From Food to Fun to a Pharmacy Run, No Detail Too Small When it Comes to Kansas City Symphony Guest Artists’ Comfort
Editor’s note: As of press time Victoria Patrick, after five years with the Kansas City Symphony, accepted a position with a local nonprofit as a volunteer and events manager. The Symphony is now looking for a successor for this role, which will continue to be an important position within the organization.
Joshua Bell was so excited about his barbecue, he forgot all about his fiddle.
So Victoria Patrick, manager of artistic relations for the Kansas City Symphony, took it upon herself to safeguard Bell’s prized instrument after speeding with the Grammy Award-winning violinist to pick up a post-concert to-go order at Oklahoma Joe’s Bar-B-Que (now Joe’s Kansas City Bar-B-Que) with only minutes to spare before closing time.
“We’re in my Corolla and he says, ‘If you get a ticket, I’ll pay for it. Just go. I want to get there,’” Patrick recalls. “So we pull up and he just hops out of the car and leaves his violin.
“The entire week I was with him, he had not let it out of his sight — going to the bathroom, doing interviews, anytime he was anywhere. It’s incredibly expensive and it was always on his shoulder. And in that moment, I thought, ‘Well, somebody needs to be with the violin.’ So I just locked the doors and stayed in the car.”
On the drive back to the hotel, Bell was enjoying his fries. “He’s like, ‘Oh, my God, you’ve got to try these — they’re so good.’ I’m like, “Yeah, I’ve had them. They’re really good.”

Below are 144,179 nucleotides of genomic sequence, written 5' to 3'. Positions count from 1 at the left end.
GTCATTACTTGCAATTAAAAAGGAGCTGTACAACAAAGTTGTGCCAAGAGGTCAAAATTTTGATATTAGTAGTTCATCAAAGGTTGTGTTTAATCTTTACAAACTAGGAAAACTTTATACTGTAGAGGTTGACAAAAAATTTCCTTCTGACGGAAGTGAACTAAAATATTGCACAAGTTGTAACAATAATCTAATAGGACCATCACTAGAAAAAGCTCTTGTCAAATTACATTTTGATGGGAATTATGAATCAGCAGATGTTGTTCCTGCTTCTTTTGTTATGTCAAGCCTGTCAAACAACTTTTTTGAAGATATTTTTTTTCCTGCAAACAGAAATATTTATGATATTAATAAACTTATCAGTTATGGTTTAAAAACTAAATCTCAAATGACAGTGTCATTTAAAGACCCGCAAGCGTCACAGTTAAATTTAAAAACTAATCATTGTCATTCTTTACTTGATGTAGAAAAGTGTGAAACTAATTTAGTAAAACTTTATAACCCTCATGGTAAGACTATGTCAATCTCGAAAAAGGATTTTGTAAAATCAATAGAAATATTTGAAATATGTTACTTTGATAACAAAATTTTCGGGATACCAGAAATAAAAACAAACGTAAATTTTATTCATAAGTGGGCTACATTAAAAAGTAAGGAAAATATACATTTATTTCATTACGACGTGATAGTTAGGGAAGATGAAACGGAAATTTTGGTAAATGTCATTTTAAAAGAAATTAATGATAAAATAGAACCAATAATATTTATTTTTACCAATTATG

When you’re accountable for contenting all of the Kansas City Symphony’s visiting artists — even relating to them on a caloric level — the task can be all-consuming. But you also know that you have a super cool job.
“My typical day is not typical, which is what I love about it,” Patrick says. “I’m never in one place, never sitting at my desk all day. It’s always different.”
For five years, the lifelong violinist and 2011 arts administration graduate of Butler University — who’s also nearing completion of her master’s degree in management from Rockhurst University — has been responsible for the nitty-gritty advance work and moment-to-moment monitoring of the symphony’s guest performers while they’re in town.
“It’s just any detail that can be talked about,” Patrick says. “When they’re going to rehearse, when they’re going to sound check, who’s coming with them, what they want in their hotel room. I deal with companions, tour managers, girlfriends, rhythm sections, pets, everything.
“It’s nice to meet them face to face before rehearsals, before anything else happens, so they know who’s going to be taking care of them. That way, when I pick them up in the morning, they’ll know who to look for. All that stuff gets worked out right away.”
The mini-relationships Patrick forms with music artists can leave her tickled. Like the time operatic baritone Joshua Hopkins overheard Patrick being called “Veronica” and got to the bottom of it.
“He said, ‘That’s not your name,’” Patrick says. “I told him I get called Veronica instead of Victoria all the time — enough where it’s funny and I’ve just stopped correcting people. So he gave me these macaroons in a box with a card addressed to ‘Veronica’ — and it was crossed out. Then he put ‘Victoria.’ It was very sweet and thoughtful.”